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hi visual aids training workshops aim to help community level workers learn how to make and use low-cost visual materials for participatory communication.
Workshops usually last for 5 days, with two hi facilitators and 15-20 participants. Shorter or longer workshops are also possible, depending on the requirements of the groups with whom we collaborate.
Workshop participants are usually people who want to use visual aids in their day to day work. They are often community health workers or field workers in environmental or community development projects. They often come from the local community where the workshop is held.
Please note that It is not necessary for participants to have had any formal artistic experience or training.
Workshops are participatory and consist mainly of hands-on practical work, with some group discussion. Practical work takes up most of the workshop time and, between them, group members usually manage to make and practise using a wide range of different visual materials.
The curriculum for the training varies according to the needs of participants and their organisations. The details of the curriculum are not usually prepared in advance but, rather, agreed on by participants and facilitators working together.
Clickhereto see some of the topics that are commonly covered at our visual aids workshops.
Among the topics that can be covered at our visual aids training workshops
are the following:-
• Basic drawing skills
• What is participatory communication?
• Visual literacy
• Painting skills
• Pictures for critical awareness
• Making picture cards
• Making discussion starters
• Making flannelboards
• Making resource pictures
• Making community maps
* Pictorial learning aids for the classroom
• Using participatory visual aids
• Community involvement
• Posters and pre-testing
• Silkscreen printing
• Making and using simple puppets
• Participatory photography
Materials required for a workshop can be quite basic and inexpensive. They include paper, pencils, pens, paints and brushes, used newspapers and magazines, adhesive tape, cloth and sometimes items for silkscreen printing.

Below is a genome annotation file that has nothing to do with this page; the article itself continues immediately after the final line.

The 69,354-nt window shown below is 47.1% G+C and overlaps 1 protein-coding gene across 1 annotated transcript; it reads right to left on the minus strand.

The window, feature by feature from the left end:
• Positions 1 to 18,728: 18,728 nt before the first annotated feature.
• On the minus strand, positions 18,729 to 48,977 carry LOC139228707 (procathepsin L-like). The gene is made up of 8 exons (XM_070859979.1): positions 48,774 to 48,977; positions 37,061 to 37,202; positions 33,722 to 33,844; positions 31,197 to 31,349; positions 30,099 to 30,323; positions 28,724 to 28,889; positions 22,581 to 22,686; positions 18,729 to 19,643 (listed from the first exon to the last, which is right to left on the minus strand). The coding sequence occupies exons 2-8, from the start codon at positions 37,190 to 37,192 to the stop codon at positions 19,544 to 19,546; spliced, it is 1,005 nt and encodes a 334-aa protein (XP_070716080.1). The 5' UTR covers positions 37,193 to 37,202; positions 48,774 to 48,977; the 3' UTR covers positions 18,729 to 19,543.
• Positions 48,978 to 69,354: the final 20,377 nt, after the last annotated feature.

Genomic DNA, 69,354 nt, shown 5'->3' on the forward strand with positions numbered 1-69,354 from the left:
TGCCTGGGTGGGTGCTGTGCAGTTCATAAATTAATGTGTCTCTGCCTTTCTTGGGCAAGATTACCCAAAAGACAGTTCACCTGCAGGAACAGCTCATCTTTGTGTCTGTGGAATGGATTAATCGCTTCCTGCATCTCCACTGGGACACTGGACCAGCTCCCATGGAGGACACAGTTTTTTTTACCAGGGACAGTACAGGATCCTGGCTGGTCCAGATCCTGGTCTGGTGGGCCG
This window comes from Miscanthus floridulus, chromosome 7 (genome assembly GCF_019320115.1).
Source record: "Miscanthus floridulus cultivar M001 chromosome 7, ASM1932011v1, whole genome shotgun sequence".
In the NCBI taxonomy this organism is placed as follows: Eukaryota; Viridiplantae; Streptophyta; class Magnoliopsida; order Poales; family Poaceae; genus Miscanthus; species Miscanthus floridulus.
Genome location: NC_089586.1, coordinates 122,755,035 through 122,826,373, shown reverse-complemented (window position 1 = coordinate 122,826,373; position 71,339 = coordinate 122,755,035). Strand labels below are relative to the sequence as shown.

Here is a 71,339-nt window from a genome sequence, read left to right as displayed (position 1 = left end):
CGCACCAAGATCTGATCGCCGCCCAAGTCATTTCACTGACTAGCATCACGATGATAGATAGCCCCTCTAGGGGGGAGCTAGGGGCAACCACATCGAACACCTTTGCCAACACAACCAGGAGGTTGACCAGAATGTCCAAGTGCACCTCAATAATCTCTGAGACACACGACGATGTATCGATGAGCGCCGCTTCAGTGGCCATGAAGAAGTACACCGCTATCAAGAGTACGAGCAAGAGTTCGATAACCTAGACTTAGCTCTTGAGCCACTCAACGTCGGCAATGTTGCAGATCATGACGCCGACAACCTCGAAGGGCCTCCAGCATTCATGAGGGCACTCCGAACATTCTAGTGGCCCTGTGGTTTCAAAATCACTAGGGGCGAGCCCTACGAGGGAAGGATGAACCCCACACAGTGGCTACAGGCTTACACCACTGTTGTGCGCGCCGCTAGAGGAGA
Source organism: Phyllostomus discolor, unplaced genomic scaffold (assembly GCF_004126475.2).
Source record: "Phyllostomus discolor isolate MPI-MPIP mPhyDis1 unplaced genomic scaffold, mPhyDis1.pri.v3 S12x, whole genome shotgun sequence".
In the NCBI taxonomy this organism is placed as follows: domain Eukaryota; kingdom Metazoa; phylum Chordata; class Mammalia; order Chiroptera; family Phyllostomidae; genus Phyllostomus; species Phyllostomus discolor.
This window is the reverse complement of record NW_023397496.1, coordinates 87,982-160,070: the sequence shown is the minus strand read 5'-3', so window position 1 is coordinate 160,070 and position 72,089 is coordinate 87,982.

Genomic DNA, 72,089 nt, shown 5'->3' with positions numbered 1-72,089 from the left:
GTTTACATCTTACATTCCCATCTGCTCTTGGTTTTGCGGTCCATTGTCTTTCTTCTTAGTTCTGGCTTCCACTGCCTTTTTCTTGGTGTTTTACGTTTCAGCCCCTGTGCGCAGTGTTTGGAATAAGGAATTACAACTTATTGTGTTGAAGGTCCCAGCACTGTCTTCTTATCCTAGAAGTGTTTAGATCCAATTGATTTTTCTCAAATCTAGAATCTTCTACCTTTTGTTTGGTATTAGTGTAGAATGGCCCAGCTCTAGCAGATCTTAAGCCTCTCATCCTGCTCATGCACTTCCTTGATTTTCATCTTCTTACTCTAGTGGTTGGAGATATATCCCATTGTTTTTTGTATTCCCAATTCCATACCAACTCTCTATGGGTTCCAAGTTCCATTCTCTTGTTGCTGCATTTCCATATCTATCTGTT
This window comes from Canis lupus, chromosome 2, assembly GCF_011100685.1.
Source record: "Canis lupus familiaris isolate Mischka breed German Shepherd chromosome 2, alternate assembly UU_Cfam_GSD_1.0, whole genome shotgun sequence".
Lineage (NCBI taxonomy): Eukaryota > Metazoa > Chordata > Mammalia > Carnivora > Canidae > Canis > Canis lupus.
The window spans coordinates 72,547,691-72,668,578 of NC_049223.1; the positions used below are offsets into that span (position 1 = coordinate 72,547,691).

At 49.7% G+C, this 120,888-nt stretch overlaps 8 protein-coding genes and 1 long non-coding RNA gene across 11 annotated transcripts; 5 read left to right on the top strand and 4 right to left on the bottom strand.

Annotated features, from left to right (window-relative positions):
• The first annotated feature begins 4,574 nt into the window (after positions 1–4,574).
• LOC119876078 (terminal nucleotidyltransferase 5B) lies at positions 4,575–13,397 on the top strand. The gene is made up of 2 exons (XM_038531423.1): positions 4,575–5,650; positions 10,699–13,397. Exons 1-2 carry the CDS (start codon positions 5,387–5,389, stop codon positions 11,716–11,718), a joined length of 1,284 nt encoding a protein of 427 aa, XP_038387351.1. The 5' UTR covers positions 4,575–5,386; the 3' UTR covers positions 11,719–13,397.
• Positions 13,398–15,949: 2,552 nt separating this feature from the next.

In situations where it is possible and appropriate, digital technology can be used. Photographic images can be incorporated into visual materials and/or viewed on a computer.
Evaluation of the training is done by participants at the end of the workshop. Outcomes are evaluated against workshop aims determined at the start by participants and facilitators.
Our work is evaluated in terms of the effectiveness of the training and not in a wider context. We are a training organisation and hi does not manage projects. We do, however, receive informal feedback from the groups we work with. This feedback often tells us that our training has been successfully put into practise by workshop participants.
Community health workers in the Sta. Terezinha favela in Recife, Brasil, made images to help discuss environmental health issues in their community. These discussions eventually led to community members covering some of the drainage ditches in the favela to prevent the spread of cholera.
Villagers in the Upper Mahaweli catchment area in Sri Lanka discussed and analysed the causes of deforestation in their area, facilitated by Hi workshop participants using a range of participatory visual aids. As a result of several image-led sessions, the villagers planted 44 hectares of trees.
Topiyoo Nya Blimie, one of the participants at the HI workshop on pictorial learning aids (2007), is encouraging teachers at the community school in Paynesville, and trainee teachers at the MM University in Monrovia, to incorporate the learner-centred pictorial materials into their lessons.